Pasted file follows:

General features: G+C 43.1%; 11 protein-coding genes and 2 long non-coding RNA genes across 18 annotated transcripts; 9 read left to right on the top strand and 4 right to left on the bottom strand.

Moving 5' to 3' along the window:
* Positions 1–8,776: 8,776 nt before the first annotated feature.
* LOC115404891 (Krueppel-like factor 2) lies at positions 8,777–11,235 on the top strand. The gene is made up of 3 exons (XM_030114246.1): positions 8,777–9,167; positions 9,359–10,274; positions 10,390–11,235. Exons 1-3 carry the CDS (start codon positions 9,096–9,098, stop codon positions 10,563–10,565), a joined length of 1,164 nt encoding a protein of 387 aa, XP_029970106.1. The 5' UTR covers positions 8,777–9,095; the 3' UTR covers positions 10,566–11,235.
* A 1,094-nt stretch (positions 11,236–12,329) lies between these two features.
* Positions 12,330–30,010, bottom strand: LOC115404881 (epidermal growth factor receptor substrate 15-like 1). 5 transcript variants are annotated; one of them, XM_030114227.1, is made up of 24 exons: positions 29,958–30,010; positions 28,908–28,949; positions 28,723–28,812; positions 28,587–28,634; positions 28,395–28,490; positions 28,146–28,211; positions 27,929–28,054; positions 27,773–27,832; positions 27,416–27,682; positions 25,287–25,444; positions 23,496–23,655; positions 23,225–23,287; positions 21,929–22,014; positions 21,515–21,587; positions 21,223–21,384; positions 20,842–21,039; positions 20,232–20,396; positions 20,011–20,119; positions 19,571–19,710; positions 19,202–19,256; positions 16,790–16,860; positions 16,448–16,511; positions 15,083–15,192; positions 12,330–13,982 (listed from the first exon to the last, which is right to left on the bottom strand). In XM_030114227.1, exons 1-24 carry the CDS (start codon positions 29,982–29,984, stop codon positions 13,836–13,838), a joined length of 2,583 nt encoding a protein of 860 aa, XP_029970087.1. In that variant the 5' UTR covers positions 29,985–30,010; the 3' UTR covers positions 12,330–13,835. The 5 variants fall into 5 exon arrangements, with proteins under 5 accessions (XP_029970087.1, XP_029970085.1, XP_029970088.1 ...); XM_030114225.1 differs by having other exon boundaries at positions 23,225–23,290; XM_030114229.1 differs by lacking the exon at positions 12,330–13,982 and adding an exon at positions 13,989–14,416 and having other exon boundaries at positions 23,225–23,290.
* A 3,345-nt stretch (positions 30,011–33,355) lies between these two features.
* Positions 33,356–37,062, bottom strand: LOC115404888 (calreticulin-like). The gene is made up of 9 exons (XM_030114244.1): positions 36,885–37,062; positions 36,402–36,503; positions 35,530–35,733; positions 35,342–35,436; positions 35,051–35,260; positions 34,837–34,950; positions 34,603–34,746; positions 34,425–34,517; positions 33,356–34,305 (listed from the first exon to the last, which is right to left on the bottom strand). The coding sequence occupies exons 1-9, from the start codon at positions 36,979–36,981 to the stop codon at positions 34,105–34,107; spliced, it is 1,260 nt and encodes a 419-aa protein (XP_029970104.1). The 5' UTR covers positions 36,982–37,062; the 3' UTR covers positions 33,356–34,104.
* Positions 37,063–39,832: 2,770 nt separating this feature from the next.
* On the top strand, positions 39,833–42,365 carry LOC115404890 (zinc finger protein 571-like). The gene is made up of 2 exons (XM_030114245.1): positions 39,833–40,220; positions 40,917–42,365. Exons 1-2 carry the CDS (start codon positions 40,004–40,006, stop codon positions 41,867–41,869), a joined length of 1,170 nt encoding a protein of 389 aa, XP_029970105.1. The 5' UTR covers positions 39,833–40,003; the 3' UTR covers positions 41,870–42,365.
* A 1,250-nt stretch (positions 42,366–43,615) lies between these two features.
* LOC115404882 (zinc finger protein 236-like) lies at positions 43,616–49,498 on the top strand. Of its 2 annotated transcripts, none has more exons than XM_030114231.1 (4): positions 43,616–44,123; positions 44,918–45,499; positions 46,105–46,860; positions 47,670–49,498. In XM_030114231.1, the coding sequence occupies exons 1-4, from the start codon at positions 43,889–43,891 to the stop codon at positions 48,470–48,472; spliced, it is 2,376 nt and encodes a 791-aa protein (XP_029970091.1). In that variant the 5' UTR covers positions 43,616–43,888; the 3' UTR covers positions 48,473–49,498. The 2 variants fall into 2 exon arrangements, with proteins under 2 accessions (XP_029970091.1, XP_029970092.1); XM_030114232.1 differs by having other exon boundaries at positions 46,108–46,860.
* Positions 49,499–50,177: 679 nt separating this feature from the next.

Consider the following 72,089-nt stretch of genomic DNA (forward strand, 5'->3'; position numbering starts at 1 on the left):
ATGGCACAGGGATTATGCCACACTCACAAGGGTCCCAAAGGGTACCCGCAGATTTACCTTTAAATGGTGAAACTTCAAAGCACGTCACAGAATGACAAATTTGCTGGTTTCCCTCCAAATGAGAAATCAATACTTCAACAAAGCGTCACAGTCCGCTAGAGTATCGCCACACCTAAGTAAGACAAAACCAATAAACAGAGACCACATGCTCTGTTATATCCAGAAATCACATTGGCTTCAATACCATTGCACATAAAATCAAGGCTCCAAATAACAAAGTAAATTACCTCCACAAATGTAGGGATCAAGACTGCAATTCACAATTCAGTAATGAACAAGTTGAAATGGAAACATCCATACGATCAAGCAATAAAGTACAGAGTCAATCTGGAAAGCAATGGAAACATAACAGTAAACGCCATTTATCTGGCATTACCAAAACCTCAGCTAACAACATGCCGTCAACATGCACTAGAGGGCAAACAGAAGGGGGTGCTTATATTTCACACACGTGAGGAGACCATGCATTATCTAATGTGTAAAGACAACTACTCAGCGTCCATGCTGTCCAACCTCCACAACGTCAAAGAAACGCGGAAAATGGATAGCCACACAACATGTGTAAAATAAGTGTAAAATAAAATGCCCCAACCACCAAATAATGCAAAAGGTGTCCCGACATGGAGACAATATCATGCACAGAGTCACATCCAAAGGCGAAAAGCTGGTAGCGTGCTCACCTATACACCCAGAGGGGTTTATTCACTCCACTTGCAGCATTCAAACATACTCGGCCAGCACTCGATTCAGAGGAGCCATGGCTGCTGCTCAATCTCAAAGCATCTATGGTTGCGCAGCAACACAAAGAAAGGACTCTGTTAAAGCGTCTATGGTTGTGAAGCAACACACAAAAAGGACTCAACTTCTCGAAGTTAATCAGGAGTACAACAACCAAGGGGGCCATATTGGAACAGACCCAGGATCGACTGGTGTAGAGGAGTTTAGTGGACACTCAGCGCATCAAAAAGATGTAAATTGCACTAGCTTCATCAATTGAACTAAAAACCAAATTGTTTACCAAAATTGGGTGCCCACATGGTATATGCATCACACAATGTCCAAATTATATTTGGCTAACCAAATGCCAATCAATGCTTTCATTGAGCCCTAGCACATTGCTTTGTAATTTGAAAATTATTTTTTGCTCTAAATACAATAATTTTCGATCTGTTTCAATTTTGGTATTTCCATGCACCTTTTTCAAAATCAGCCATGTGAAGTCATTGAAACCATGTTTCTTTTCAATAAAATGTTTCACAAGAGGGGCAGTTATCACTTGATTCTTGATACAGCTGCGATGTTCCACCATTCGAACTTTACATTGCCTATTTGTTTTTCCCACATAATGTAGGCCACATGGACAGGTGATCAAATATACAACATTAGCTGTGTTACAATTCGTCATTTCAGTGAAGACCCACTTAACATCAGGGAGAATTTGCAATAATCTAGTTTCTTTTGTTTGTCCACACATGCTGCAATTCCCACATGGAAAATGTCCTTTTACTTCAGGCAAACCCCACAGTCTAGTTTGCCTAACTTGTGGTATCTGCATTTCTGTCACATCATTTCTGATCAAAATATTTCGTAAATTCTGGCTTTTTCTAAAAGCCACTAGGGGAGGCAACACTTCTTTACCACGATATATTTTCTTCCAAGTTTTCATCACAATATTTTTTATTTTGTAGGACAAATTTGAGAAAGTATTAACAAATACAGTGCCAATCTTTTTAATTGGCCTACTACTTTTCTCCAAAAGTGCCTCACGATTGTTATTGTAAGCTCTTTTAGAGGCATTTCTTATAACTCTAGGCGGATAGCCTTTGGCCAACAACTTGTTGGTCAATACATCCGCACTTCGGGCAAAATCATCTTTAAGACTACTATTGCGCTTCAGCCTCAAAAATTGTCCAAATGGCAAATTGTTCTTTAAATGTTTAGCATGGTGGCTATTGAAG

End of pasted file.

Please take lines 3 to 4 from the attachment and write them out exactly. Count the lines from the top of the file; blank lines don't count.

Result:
* Positions 1–8,776: 8,776 nt before the first annotated feature.
* LOC115404891 (Krueppel-like factor 2) lies at positions 8,777–11,235 on the top strand. The gene is made up of 3 exons (XM_030114246.1): positions 8,777–9,167; positions 9,359–10,274; positions 10,390–11,235. Exons 1-3 carry the CDS (start codon positions 9,096–9,098, stop codon positions 10,563–10,565), a joined length of 1,164 nt encoding a protein of 387 aa, XP_029970106.1. The 5' UTR covers positions 8,777–9,095; the 3' UTR covers positions 10,566–11,235.